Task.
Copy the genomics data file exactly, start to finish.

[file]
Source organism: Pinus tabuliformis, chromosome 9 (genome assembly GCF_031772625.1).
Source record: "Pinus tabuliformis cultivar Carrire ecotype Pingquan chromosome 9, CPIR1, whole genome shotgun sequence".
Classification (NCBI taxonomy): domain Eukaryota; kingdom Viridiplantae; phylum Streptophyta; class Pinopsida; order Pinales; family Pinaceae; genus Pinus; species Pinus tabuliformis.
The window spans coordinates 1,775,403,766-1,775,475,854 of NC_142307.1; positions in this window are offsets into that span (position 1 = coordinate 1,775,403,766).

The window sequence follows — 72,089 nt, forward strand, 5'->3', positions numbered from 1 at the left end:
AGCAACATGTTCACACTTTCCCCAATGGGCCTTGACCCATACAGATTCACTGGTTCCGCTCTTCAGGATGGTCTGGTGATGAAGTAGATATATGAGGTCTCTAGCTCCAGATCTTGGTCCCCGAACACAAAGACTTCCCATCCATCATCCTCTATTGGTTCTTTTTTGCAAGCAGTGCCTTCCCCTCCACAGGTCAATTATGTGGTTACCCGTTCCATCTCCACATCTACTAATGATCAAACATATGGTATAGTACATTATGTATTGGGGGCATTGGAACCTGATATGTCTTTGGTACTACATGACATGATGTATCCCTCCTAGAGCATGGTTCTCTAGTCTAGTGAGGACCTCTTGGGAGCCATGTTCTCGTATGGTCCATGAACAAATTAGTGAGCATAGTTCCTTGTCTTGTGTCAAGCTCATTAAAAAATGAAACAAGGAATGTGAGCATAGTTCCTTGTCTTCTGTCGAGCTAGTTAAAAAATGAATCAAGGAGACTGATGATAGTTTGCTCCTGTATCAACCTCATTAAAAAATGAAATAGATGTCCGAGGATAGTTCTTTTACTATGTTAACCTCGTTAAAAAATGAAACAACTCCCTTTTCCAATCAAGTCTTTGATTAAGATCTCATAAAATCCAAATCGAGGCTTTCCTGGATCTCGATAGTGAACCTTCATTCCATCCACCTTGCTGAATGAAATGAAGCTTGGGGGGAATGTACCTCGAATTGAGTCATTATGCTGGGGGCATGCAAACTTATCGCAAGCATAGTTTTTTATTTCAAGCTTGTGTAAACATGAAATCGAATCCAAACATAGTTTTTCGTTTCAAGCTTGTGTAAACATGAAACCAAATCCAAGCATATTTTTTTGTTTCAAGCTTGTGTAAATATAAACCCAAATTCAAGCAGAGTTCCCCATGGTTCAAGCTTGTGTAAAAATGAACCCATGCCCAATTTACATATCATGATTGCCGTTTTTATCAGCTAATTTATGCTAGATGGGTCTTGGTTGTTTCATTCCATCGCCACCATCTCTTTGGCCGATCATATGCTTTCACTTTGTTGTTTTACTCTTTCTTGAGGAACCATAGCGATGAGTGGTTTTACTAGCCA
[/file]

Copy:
Source organism: Pinus tabuliformis, chromosome 9 (genome assembly GCF_031772625.1).
Source record: "Pinus tabuliformis cultivar Carrire ecotype Pingquan chromosome 9, CPIR1, whole genome shotgun sequence".
Classification (NCBI taxonomy): domain Eukaryota; kingdom Viridiplantae; phylum Streptophyta; class Pinopsida; order Pinales; family Pinaceae; genus Pinus; species Pinus tabuliformis.
The window spans coordinates 1,775,403,766-1,775,475,854 of NC_142307.1; positions in this window are offsets into that span (position 1 = coordinate 1,775,403,766).

The window sequence follows — 72,089 nt, forward strand, 5'->3', positions numbered from 1 at the left end:
AGCAACATGTTCACACTTTCCCCAATGGGCCTTGACCCATACAGATTCACTGGTTCCGCTCTTCAGGATGGTCTGGTGATGAAGTAGATATATGAGGTCTCTAGCTCCAGATCTTGGTCCCCGAACACAAAGACTTCCCATCCATCATCCTCTATTGGTTCTTTTTTGCAAGCAGTGCCTTCCCCTCCACAGGTCAATTATGTGGTTACCCGTTCCATCTCCACATCTACTAATGATCAAACATATGGTATAGTACATTATGTATTGGGGGCATTGGAACCTGATATGTCTTTGGTACTACATGACATGATGTATCCCTCCTAGAGCATGGTTCTCTAGTCTAGTGAGGACCTCTTGGGAGCCATGTTCTCGTATGGTCCATGAACAAATTAGTGAGCATAGTTCCTTGTCTTGTGTCAAGCTCATTAAAAAATGAAACAAGGAATGTGAGCATAGTTCCTTGTCTTCTGTCGAGCTAGTTAAAAAATGAATCAAGGAGACTGATGATAGTTTGCTCCTGTATCAACCTCATTAAAAAATGAAATAGATGTCCGAGGATAGTTCTTTTACTATGTTAACCTCGTTAAAAAATGAAACAACTCCCTTTTCCAATCAAGTCTTTGATTAAGATCTCATAAAATCCAAATCGAGGCTTTCCTGGATCTCGATAGTGAACCTTCATTCCATCCACCTTGCTGAATGAAATGAAGCTTGGGGGGAATGTACCTCGAATTGAGTCATTATGCTGGGGGCATGCAAACTTATCGCAAGCATAGTTTTTTATTTCAAGCTTGTGTAAACATGAAATCGAATCCAAACATAGTTTTTCGTTTCAAGCTTGTGTAAACATGAAACCAAATCCAAGCATATTTTTTTGTTTCAAGCTTGTGTAAATATAAACCCAAATTCAAGCAGAGTTCCCCATGGTTCAAGCTTGTGTAAAAATGAACCCATGCCCAATTTACATATCATGATTGCCGTTTTTATCAGCTAATTTATGCTAGATGGGTCTTGGTTGTTTCATTCCATCGCCACCATCTCTTTGGCCGATCATATGCTTTCACTTTGTTGTTTTACTCTTTCTTGAGGAACCATAGCGATGAGTGGTTTTACTAGCCA